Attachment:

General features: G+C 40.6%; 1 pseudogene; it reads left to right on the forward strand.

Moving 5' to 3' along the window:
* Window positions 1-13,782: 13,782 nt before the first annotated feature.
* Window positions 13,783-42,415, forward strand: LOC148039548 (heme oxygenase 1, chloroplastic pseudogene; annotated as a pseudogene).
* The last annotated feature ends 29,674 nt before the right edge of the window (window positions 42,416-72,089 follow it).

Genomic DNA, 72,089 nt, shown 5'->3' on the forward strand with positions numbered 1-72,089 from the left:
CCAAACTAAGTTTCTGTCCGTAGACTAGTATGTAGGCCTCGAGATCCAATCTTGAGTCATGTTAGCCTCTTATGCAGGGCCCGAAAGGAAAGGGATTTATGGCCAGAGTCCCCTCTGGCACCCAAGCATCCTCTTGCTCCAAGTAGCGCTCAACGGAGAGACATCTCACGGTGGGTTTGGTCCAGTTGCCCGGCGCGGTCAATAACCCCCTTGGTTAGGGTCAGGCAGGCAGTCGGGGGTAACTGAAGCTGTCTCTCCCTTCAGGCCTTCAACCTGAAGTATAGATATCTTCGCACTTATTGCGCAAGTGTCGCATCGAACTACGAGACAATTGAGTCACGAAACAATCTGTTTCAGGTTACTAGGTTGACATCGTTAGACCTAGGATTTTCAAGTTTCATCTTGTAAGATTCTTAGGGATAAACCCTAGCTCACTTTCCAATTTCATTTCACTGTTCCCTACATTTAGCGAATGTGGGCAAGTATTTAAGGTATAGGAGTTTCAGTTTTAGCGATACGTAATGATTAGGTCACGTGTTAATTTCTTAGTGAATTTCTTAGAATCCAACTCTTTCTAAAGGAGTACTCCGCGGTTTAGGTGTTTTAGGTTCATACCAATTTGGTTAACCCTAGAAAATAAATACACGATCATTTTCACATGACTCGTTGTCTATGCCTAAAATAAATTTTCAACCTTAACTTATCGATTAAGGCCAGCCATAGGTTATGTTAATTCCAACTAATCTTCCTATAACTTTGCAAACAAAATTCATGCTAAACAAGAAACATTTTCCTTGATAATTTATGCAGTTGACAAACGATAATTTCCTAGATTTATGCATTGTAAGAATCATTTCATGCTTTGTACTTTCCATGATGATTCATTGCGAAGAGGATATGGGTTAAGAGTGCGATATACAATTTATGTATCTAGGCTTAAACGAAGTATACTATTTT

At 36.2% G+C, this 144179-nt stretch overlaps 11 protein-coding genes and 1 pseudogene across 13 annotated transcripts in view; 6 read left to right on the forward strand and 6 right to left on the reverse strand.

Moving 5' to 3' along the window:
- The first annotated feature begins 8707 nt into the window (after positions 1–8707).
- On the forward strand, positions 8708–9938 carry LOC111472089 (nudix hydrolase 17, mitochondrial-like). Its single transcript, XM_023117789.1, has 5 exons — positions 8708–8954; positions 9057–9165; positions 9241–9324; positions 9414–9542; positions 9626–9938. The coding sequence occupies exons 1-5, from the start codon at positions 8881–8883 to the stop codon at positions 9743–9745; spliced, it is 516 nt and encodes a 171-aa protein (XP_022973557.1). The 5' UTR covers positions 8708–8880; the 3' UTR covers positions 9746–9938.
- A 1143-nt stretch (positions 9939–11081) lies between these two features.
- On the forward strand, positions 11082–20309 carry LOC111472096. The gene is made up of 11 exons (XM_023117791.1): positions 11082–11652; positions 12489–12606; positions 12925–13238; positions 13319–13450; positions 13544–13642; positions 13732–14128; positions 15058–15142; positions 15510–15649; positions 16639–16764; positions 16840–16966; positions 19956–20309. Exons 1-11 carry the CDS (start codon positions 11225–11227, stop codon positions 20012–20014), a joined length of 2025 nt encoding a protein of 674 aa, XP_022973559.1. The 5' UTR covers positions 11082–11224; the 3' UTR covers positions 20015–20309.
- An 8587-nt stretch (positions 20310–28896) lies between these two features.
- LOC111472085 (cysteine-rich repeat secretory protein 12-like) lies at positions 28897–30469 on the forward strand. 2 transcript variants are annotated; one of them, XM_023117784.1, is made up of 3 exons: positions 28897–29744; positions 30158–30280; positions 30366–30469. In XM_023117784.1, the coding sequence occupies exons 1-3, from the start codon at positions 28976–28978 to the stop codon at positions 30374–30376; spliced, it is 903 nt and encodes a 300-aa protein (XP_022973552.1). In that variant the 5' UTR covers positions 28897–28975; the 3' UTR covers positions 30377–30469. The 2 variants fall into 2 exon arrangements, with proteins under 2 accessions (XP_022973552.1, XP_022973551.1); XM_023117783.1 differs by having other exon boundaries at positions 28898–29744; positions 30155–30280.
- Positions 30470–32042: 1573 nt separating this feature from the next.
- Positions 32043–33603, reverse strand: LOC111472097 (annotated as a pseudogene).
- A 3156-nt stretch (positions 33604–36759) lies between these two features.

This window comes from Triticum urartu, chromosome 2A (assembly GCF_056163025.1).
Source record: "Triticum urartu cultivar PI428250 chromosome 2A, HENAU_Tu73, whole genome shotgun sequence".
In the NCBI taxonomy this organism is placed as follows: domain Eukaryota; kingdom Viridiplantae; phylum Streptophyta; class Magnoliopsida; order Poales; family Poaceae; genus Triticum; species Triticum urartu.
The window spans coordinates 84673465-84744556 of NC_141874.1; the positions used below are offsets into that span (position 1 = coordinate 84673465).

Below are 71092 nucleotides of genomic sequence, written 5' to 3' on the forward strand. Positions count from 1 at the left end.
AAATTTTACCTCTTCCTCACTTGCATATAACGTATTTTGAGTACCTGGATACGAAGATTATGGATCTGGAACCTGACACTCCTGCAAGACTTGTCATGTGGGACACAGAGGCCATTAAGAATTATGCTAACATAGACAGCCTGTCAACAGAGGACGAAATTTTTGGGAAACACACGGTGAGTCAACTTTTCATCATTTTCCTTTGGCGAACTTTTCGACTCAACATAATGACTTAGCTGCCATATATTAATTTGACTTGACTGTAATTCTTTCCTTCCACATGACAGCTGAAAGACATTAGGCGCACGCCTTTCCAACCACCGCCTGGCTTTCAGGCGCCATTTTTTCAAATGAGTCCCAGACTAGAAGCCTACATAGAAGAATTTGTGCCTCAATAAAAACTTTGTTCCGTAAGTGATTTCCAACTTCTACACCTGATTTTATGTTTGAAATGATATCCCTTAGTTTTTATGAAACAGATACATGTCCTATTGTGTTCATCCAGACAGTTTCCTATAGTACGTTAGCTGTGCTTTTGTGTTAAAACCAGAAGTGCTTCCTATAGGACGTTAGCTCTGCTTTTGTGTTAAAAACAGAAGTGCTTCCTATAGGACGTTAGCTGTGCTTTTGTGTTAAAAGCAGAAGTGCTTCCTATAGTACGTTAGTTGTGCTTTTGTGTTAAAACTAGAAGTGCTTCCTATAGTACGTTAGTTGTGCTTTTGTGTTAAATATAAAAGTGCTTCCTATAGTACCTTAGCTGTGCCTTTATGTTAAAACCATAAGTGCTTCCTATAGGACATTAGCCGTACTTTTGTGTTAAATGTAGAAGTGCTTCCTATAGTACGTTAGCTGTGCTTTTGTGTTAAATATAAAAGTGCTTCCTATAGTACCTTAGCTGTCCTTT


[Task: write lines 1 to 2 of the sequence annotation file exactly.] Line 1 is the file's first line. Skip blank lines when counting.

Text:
General features: G+C 40.6%; 1 pseudogene; it reads left to right on the forward strand.

Moving 5' to 3' along the window: